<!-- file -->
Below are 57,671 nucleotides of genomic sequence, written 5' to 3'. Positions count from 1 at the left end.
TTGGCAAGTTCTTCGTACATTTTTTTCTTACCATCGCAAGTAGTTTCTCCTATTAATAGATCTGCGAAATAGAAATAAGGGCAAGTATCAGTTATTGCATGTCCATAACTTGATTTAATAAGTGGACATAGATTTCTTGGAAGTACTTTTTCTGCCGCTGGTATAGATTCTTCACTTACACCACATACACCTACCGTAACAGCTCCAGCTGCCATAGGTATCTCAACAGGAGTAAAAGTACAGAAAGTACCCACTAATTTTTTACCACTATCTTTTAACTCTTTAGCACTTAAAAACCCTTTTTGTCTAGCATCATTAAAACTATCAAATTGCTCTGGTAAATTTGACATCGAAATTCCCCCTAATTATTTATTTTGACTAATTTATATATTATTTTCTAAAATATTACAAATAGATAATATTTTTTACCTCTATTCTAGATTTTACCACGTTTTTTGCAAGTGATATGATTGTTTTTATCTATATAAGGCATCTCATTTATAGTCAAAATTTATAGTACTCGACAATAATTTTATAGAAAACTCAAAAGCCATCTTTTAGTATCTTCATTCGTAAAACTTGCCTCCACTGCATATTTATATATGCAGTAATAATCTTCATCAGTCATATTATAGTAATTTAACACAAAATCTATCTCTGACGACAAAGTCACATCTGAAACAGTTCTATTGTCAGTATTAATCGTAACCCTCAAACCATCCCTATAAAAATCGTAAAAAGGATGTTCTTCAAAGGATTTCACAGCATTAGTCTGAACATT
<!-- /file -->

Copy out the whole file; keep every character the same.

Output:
Below are 57,671 nucleotides of genomic sequence, written 5' to 3'. Positions count from 1 at the left end.
TTGGCAAGTTCTTCGTACATTTTTTTCTTACCATCGCAAGTAGTTTCTCCTATTAATAGATCTGCGAAATAGAAATAAGGGCAAGTATCAGTTATTGCATGTCCATAACTTGATTTAATAAGTGGACATAGATTTCTTGGAAGTACTTTTTCTGCCGCTGGTATAGATTCTTCACTTACACCACATACACCTACCGTAACAGCTCCAGCTGCCATAGGTATCTCAACAGGAGTAAAAGTACAGAAAGTACCCACTAATTTTTTACCACTATCTTTTAACTCTTTAGCACTTAAAAACCCTTTTTGTCTAGCATCATTAAAACTATCAAATTGCTCTGGTAAATTTGACATCGAAATTCCCCCTAATTATTTATTTTGACTAATTTATATATTATTTTCTAAAATATTACAAATAGATAATATTTTTTACCTCTATTCTAGATTTTACCACGTTTTTTGCAAGTGATATGATTGTTTTTATCTATATAAGGCATCTCATTTATAGTCAAAATTTATAGTACTCGACAATAATTTTATAGAAAACTCAAAAGCCATCTTTTAGTATCTTCATTCGTAAAACTTGCCTCCACTGCATATTTATATATGCAGTAATAATCTTCATCAGTCATATTATAGTAATTTAACACAAAATCTATCTCTGACGACAAAGTCACATCTGAAACAGTTCTATTGTCAGTATTAATCGTAACCCTCAAACCATCCCTATAAAAATCGTAAAAAGGATGTTCTTCAAAGGATTTCACAGCATTAGTCTGAACATT